Enabling HTTPS

The HTTPS protocol provides greater security for your websites that use Facebook Login. By encrypting communications, it safeguards the privacy and integrity of the information exchanged.

Reasons to Enable HTTPS

  • Using HTTPS for your site is often free, fast and can even boost your search engine rankings.

  • Google Chrome marks sites without HTTPS as "Not secure." Upgrading to HTTPS is an important step in establishing and maintaining customer trust.

  • Facebook will soon require all uses of Facebook Login on the web, including API calls with our JavaScript SDK, to happen exclusively from pages served over HTTPS. This protects user access tokens from disclosure on the network, keeping people's data and your application's authenticated sessions more secure.

How to Enable HTTPS

  1. To enable HTTPS, use a certificate authority to get a certificate identifying your website.

  2. Install that certificate on your web server and configure TLS. There are number of free tools available for popular web hosting providers and platforms that can automate most or all of this process in many common situations.

  3. After you've enabled HTTPS for your site, you'll need to test and make sure everything works as expected. The Upgrade Insecure Requests HTTP header can you help automatically fix the most common issues encountered during an upgrade.

Recommended Certificate Authority

Let's Encrypt is a free, automated and open certificate authority recommended and supported by Facebook.

For Web Hosting Services

Let's Encrypt integrates with more than 100 web hosting providers. If you don't see your provider listed below, check to see if your provider supports Let's Encrypt. If you have shell access to your server, you can usually follow the steps for using Let's Encrypt for self-hosted websites, even if you don't find your hosting provider listed on this page.

For Self-Hosted Websites

If you host your own website, Let's Encrypt provides automated tools to obtain and install a certificate for a variety of operating systems and web server software. If you're configuring your own web server, a useful tool is Mozilla's SSL Configuration Generator.

Popular Web Hosting Providers and Platforms

If you're deploying your application with a cloud hosting provider, many provide support for HTTPS as part of their core service offerings. You can often enable it through the administrative tools you're already using.

Here are links for some of the most popular hosting providers offering integrated support.

Amazon Web Services

The AWS Certificate Manager provides free and integrated management and deployment of SSL/TLS certificates for AWS resources such as Elastic Load Balancers, Amazon CloudFront distributions and more.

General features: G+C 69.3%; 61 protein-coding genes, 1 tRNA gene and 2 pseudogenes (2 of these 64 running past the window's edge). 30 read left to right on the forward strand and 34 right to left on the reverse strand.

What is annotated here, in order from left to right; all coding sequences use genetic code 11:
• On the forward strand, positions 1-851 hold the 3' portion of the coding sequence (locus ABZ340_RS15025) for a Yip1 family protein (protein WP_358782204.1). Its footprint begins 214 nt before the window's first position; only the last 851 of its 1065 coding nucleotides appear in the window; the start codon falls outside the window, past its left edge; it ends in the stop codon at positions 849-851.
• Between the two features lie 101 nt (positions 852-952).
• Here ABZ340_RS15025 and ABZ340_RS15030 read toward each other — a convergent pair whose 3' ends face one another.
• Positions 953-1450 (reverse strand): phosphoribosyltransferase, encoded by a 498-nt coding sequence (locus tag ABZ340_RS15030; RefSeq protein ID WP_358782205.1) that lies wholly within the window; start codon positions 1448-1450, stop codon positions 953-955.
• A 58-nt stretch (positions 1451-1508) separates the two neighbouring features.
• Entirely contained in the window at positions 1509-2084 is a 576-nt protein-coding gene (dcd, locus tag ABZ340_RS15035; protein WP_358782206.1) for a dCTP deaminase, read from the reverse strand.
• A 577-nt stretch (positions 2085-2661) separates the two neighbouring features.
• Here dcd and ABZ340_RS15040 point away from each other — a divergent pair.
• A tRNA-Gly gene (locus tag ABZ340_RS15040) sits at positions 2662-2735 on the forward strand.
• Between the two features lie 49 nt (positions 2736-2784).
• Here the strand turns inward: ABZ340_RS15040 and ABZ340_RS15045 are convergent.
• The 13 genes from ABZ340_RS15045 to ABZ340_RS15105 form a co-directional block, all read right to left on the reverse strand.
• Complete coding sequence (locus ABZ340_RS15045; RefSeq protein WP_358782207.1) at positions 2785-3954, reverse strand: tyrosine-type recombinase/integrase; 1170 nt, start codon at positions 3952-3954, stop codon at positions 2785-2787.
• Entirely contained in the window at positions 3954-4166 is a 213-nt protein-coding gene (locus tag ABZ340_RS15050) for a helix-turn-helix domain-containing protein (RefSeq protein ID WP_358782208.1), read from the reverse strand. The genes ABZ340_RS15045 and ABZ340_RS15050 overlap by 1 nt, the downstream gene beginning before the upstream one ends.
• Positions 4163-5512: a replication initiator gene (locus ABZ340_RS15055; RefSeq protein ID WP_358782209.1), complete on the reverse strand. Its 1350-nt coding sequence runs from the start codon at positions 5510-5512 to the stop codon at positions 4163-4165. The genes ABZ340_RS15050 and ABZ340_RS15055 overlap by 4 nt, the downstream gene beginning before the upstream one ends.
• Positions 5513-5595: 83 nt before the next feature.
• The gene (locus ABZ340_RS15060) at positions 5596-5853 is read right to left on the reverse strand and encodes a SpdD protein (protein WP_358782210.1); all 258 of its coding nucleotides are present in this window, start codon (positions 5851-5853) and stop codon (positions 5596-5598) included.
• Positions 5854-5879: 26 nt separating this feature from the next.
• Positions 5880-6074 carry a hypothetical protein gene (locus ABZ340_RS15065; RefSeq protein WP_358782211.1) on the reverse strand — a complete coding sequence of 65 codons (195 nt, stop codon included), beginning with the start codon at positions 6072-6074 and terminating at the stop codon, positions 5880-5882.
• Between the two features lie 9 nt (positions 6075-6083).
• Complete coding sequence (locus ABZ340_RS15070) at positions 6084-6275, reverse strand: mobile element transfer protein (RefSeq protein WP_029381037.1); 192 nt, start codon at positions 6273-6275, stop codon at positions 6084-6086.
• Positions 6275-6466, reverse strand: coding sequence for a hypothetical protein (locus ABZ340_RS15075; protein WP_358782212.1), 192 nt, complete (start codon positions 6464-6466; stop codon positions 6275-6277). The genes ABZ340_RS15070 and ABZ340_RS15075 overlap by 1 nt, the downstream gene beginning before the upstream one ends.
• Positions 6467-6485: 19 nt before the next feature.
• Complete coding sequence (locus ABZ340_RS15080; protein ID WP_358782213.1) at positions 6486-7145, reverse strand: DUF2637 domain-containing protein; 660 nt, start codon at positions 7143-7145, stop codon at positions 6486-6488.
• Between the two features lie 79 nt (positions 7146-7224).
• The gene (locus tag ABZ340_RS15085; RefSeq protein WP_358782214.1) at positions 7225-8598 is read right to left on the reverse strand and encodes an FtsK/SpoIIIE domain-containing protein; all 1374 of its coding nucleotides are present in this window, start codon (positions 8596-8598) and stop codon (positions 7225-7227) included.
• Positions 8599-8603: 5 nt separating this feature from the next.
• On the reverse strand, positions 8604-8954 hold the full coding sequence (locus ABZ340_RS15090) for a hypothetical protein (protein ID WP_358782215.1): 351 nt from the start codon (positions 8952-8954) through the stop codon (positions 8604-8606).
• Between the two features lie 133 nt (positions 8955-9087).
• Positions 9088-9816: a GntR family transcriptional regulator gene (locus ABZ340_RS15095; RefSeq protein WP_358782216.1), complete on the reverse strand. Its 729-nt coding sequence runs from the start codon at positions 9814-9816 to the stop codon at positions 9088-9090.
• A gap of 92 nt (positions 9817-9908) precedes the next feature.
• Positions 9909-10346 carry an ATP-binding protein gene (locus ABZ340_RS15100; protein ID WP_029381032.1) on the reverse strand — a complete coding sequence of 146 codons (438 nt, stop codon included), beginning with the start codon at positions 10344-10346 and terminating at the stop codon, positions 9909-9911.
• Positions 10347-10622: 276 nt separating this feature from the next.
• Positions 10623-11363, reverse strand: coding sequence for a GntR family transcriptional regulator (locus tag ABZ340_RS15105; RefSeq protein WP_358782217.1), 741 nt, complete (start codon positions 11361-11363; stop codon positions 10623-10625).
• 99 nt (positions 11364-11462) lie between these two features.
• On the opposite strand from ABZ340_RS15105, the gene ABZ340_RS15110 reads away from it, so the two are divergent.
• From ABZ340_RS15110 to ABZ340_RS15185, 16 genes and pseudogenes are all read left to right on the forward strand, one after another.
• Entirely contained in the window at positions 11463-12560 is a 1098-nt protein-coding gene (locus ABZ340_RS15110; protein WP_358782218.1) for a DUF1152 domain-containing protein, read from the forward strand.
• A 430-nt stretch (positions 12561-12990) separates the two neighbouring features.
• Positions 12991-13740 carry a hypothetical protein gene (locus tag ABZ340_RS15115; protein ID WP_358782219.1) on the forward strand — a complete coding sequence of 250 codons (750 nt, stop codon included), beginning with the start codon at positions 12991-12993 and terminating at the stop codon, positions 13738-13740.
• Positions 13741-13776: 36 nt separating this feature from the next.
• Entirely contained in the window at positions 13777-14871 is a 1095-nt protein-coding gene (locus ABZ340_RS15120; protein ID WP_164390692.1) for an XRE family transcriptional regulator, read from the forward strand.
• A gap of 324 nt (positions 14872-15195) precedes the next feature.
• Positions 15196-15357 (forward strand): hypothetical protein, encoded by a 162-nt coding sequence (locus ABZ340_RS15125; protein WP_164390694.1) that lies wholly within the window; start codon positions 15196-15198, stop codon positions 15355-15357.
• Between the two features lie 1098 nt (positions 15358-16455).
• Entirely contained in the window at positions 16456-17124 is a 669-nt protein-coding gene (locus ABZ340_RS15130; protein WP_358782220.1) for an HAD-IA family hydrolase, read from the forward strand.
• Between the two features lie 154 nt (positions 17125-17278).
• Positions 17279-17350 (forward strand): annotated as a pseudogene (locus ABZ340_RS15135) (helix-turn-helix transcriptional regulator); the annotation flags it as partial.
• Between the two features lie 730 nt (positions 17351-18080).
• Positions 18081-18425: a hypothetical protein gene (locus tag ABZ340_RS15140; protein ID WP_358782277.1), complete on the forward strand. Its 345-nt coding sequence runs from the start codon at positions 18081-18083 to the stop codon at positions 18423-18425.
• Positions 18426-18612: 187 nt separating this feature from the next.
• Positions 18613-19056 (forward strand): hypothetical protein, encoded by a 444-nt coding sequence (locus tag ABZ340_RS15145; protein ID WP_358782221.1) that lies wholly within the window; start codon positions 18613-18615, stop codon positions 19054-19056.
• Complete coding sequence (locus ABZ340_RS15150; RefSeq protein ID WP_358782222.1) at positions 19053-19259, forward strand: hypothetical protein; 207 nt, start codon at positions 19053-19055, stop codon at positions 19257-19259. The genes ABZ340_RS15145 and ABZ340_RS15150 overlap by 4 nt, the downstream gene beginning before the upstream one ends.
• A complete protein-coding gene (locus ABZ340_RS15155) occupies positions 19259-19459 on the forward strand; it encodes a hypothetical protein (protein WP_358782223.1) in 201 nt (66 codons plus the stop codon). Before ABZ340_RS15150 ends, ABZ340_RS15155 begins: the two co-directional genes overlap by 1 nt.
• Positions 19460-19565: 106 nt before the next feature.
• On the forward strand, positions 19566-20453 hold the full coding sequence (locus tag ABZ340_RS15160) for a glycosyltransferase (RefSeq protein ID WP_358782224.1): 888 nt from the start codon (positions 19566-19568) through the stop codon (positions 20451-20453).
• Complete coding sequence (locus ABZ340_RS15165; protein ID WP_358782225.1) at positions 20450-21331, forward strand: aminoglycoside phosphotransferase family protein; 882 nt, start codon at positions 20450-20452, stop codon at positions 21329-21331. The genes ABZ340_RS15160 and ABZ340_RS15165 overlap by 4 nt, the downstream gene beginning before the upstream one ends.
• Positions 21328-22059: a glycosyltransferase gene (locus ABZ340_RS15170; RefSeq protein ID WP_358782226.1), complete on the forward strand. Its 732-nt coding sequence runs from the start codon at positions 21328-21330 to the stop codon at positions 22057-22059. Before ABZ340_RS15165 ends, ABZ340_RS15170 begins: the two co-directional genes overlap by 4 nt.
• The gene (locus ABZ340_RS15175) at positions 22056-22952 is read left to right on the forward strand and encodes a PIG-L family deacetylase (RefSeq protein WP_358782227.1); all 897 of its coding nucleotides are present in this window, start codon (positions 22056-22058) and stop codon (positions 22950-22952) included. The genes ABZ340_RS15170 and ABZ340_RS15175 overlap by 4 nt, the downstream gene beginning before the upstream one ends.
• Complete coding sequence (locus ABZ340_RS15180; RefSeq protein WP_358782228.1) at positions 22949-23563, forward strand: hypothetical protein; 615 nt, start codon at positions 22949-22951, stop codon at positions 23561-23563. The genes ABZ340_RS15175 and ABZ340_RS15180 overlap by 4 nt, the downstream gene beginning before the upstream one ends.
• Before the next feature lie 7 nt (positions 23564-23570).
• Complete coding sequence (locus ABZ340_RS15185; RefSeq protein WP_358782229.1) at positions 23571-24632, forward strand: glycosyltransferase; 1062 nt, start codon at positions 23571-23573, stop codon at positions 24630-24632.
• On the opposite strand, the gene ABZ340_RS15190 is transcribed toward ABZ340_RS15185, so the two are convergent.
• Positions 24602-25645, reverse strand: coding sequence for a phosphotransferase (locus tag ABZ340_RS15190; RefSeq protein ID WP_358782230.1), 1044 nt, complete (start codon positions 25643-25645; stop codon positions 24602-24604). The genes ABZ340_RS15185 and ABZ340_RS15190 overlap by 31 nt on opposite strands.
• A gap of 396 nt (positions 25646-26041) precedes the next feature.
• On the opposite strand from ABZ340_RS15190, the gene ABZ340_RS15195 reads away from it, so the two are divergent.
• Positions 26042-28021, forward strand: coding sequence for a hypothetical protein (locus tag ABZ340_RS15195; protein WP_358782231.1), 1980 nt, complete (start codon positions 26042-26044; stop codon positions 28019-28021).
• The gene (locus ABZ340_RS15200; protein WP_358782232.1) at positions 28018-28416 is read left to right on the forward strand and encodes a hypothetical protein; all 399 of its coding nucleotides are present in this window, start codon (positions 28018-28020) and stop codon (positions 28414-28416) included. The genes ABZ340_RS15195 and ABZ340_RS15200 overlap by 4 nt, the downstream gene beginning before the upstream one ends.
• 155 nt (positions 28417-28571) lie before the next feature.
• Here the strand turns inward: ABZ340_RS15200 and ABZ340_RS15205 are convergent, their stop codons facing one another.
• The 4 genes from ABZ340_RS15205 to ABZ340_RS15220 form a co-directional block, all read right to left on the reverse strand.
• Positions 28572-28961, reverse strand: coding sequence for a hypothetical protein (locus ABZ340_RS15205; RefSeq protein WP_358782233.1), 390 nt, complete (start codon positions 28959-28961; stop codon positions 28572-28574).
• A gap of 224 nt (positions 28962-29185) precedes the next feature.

Microsoft Azure

The Azure Portal has built-in support for purchasing and installing a commercial certificate. It's also possible to use an automatically renewing, free certificate from Let's Encrypt with an unofficial site extension.

IBM Cloud

The IBM Cloud Certificate Manager provides a free tool to manage many of the configuration tasks associated with certificate management and service configuration. You'll need to obtain your own certificates for custom domains from a certificate authority such as Let's Encrypt.

Google App Engine

Google App Engine offers HTTPS support with globally distributed and load-balanced endpoints and can be enabled automatically with free, managed certificates. Learn how to enable HTTPS for your custom domains in Google App Engine.

Alibaba Cloud

The Alibaba Cloud SSL Certificates Service allows customers to directly apply, purchase and manage SSL certificates on Alibaba Cloud.

Heroku

Automated Certificate Management automatically manages TLS certificates for apps with Hobby and Professional dynos on the Common Runtime, and for apps in Private Spaces that enable the feature.

Other platforms:

Enabling HTTPS through a CDN

If you're using a Content Delivery Network (CDN), they may have managed offerings to assist you in deploying HTTPS, such as Cloudflare's one-click SSL or Akamai's secure CDN.

Testing Your Site and Fixing Common Issues

For a page to be secure, all the parts that make it up must load over HTTPS. If your site doesn't work or the browser is showing warnings after installing your certificate and configuring your web host to support HTTPS, you probably have mixed content. This happens when a secure page tries to load insecure things. For example, from an HTTPS page, browsers display a warning when loading media like <img src="http://example.com/test.png">, and will completely block scripts and other active content loaded insecurely, such as <script src="http://example.com/sdk.js">.

There are a few ways to fix this, such as using a script or a rewrite rule to update link paths across your site. But the easiest fix is to use the upgrade insecure requests feature of Content Security Policy.

You can do this by setting the following HTTP header:

Content-Security-Policy: upgrade-insecure-requests

Or by adding the following tag to the <head> of your HTML resources:

<meta http-equiv="Content-Security-Policy" content="upgrade-insecure-requests">

The web browser will automatically attempt to request all resources in the document securely. You should still test your site after applying this directive, in case some resources you depend on are not available over HTTPS and fail to load.

If you're using a CDN service to upgrade your site to HTTPS, it may automatically provide link rewriting services to avoid mixed content and other issues. If modifying your site is difficult for your business, a CDN service like Cloudflare's one-click SSL may be a cost-effective way for you to deploy HTTPS with little technical expertise required.